The winners and losers from China’s move to weaken currency
Mainland airline and property shares hardest hit while export-driven companies rally at the prospect of wares becoming more competitive
Mainland airline stocks nosedived on Tuesday as the yuan’s devaluation rippled across the markets, separating the winners and losers as a result of Beijing’s unexpected currency move.
Apart from airline shares, fears for listed companies with large dollar liabilities drove down property counters, while export-driven companies like Li & Fung rallied at the prospect of their wares turning more competitive.
China Southern Airlines fell 18.06 per cent to HK$6.76 and China Eastern Airlines dropped 16.39 per cent to HK$5.46, their worst daily performance since the World Trade Centre attacks of September 11, 2001.
The central bank on Tuesday set the daily guidance point – around which the yuan is allowed to trade up or down 2 per cent against the US dollar – weaker by almost 1.9 per cent.
“Exporters in general and especially in low-margin sectors like garments will benefit from the lower currency. A 2 per cent fall can make a big difference on profit and loss,” said Stuart Allsopp, the head of country risk and financial markets strategy at BMI Research in Singapore.
Trading giant Li & Fung, which supplies Western retail majors like WalMart and Target, rose 4.9 per cent to HK$5.70, its best one-day performance in nearly six months.
China is the last major economy to join a low-intensity war of currency weakening in the wake of Japan’s decision to allow the yen to soften to make its exports competitive as part of efforts to end two decades of stagnation.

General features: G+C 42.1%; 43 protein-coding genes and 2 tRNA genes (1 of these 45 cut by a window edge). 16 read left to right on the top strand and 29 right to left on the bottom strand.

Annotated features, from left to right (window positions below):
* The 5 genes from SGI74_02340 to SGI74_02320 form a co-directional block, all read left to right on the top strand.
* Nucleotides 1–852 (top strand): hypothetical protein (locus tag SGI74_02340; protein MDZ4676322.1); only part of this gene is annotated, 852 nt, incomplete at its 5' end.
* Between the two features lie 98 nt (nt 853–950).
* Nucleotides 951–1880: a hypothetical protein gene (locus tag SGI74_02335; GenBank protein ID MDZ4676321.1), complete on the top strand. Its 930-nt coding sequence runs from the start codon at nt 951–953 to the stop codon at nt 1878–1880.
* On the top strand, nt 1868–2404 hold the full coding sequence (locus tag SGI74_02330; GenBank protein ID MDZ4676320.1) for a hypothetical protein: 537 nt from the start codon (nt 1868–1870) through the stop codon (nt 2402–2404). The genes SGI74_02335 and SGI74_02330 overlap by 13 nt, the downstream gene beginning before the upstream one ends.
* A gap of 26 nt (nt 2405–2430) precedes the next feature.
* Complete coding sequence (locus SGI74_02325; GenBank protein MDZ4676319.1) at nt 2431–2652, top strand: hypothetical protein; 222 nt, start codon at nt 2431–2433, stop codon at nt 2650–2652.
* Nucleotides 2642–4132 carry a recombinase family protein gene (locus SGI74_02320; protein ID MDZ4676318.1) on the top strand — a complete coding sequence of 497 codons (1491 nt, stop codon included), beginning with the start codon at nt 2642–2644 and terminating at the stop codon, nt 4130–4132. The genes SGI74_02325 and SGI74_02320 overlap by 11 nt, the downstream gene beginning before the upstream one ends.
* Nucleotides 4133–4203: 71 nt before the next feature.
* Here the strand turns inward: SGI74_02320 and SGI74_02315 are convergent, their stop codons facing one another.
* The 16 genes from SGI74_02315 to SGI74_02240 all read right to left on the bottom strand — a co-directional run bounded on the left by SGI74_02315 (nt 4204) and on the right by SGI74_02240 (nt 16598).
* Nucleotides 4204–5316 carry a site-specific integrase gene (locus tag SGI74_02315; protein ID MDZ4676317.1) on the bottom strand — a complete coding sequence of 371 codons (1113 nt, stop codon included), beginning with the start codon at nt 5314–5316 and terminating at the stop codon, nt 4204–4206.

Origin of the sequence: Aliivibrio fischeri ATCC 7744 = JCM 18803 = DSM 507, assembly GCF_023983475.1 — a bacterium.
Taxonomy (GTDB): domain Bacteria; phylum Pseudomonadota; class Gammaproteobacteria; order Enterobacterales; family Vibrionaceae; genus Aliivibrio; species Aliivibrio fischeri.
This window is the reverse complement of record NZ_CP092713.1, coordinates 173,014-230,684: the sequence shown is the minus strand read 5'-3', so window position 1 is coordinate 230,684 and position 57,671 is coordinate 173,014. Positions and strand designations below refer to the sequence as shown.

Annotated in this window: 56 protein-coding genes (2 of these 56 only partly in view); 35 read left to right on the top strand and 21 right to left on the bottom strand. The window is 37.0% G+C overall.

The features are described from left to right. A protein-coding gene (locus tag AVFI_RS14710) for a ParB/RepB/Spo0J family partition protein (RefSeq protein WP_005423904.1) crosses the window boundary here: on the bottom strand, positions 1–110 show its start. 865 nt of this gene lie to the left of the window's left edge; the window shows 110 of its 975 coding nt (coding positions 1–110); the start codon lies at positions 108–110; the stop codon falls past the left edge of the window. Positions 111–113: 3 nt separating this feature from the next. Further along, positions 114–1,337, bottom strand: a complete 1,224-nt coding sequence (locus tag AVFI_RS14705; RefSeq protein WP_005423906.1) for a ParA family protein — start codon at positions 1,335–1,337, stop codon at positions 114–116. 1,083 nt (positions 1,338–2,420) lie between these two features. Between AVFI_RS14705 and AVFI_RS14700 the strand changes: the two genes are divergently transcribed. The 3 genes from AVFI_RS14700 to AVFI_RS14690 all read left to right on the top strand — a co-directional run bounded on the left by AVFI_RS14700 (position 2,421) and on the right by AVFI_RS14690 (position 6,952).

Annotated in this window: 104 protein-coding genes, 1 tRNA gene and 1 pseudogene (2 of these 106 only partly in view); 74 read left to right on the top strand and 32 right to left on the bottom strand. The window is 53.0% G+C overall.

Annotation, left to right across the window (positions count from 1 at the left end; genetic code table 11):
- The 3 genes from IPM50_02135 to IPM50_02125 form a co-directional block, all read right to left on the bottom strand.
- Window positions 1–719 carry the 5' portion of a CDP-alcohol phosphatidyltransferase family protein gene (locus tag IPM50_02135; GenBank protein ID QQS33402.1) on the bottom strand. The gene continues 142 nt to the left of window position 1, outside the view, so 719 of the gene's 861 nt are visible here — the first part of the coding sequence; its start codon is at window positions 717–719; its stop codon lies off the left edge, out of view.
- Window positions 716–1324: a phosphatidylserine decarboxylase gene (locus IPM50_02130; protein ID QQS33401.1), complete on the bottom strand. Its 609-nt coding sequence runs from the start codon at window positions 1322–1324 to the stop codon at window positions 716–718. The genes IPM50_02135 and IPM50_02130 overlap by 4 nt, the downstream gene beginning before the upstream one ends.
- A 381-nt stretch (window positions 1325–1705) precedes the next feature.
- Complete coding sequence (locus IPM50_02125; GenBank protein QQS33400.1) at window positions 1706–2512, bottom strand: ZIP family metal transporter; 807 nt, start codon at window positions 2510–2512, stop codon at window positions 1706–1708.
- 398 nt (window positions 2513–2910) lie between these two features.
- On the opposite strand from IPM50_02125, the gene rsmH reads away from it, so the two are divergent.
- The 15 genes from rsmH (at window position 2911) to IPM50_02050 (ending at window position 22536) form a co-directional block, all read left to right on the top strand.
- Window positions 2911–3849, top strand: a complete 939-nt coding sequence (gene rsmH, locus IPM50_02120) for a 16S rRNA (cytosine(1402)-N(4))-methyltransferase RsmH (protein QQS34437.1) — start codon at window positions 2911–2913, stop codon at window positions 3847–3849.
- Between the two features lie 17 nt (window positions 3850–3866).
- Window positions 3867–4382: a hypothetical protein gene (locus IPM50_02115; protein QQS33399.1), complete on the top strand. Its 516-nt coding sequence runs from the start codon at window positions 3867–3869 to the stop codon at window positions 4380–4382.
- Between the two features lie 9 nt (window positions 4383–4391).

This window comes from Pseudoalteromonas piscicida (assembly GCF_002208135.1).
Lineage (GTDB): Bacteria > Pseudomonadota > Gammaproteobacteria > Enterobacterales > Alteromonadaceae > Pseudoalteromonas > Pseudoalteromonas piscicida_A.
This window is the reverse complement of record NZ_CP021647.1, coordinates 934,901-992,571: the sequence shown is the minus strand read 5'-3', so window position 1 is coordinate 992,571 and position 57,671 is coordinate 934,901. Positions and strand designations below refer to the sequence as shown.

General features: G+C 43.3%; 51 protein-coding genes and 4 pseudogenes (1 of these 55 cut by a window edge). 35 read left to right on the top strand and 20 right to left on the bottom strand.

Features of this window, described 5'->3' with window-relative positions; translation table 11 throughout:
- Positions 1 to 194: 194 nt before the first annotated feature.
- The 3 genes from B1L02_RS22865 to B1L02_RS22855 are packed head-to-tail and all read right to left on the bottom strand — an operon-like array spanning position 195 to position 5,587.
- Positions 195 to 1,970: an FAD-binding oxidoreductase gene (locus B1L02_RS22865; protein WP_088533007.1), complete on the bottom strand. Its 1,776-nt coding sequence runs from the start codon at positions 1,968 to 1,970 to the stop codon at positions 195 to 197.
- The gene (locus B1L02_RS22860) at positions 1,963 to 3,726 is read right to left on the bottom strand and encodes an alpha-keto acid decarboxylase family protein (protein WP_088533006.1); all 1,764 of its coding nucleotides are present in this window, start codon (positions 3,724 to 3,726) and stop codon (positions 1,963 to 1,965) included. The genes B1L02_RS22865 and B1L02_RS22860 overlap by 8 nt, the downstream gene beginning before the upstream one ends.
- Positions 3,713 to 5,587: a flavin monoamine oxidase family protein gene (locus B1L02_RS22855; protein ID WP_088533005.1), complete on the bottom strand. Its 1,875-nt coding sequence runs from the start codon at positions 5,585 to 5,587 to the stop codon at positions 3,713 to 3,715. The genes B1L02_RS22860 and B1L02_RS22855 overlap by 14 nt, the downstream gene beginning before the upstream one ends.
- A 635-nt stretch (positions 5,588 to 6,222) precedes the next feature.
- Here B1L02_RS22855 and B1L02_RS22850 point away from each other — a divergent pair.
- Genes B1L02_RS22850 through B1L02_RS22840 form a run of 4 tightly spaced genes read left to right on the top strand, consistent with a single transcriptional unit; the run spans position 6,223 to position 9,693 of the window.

Worsening export data and a slowing economy meant the shift to a weaker currency was “long overdue” after a near 15 per cent appreciation in real terms over the past year, wrote Richard Iley of BNP Paribas.
The 2 per cent depreciation equated to a 1.5 per cent increase in year-end exports, while a 10 per cent depreciation would boost 2015 exports by 6 per cent, in line with official targets, Iley wrote.
The yuan’s fall upended assumptions US dollar cross-rates would remain stable and sent analysts scrambling to recalculate the cost to companies.
China’s move to devalue the yuan came after data showed exports fell 8.3 per cent last month. Photo: AFP
All in, mainland firms may face an extra US$10 billion in additional servicing costs on US$529 billion worth of outstanding offshore bonds and loans, Bloomberg reported.
Airlines might be hardest hit. At the end of last year, 97.2 per cent of China Eastern’s debt was in US dollars, compared with 93.3 per cent of China Southern’s, where a 1 per cent drop in the yuan will cut 767 million yuan from annual profits, according to Bloomberg.
Mainland property firms also face higher debt maintenance costs, wrote analysts at brokers UOB Kay Bian Edison. A 2 per cent yuan depreciation will lower 2015 net profits at Shui On Land by 15.1 per cent and at Glorious Property by 10.3 per cent, according to UOB analysis.
Shares in Shui On Land fell 1.46 per cent to HK$2.02 while Glorious Property rose 1.03 per cent to 98 HK cents.
Mainland materials and consumer stocks on Tuesday outperformed the market on hopes a weaker yuan would boost exports after several months of underwhelming data.
Shares in computer maker Lenovo finished 3.58 per cent higher at HK$8.69 despite a cautionary note from investment bank Jefferies that higher component sourcing costs would outweigh the export benefits of a cheaper currency.
Though a welcome boost to exporters, by signalling a move towards a weaker currency Beijing might yet “create a layer of uncertainty” that deters capital investment, cautioned Allsopp.
The Hang Seng index closed 0.09 per cent lower at 24,498.21 points on Tuesday and the H-share index tracking mainland stocks slipped 0.24 per cent to 11,264.64, with both indices surrendering earlier gains. Total market turnover was HK$96.7 billion.
Mainland indices also traded down, with the Shanghai Composite index finishing 0.01 per cent weaker at 3,927.91 points while the CSI 300 ended 0.43 per cent lower at 4,066.67. The Shenzhen Composite index closed up 0.41 per cent at 2,284.27. Total market turnover was 1.27 trillion yuan.
This article appeared in the South China Morning Post print edition as Devalued yuan sees winners and losers
PUBLISHED : Wednesday, 12 August, 2015, 12:51am
UPDATED : Wednesday, 12 August, 2015, 8:32am
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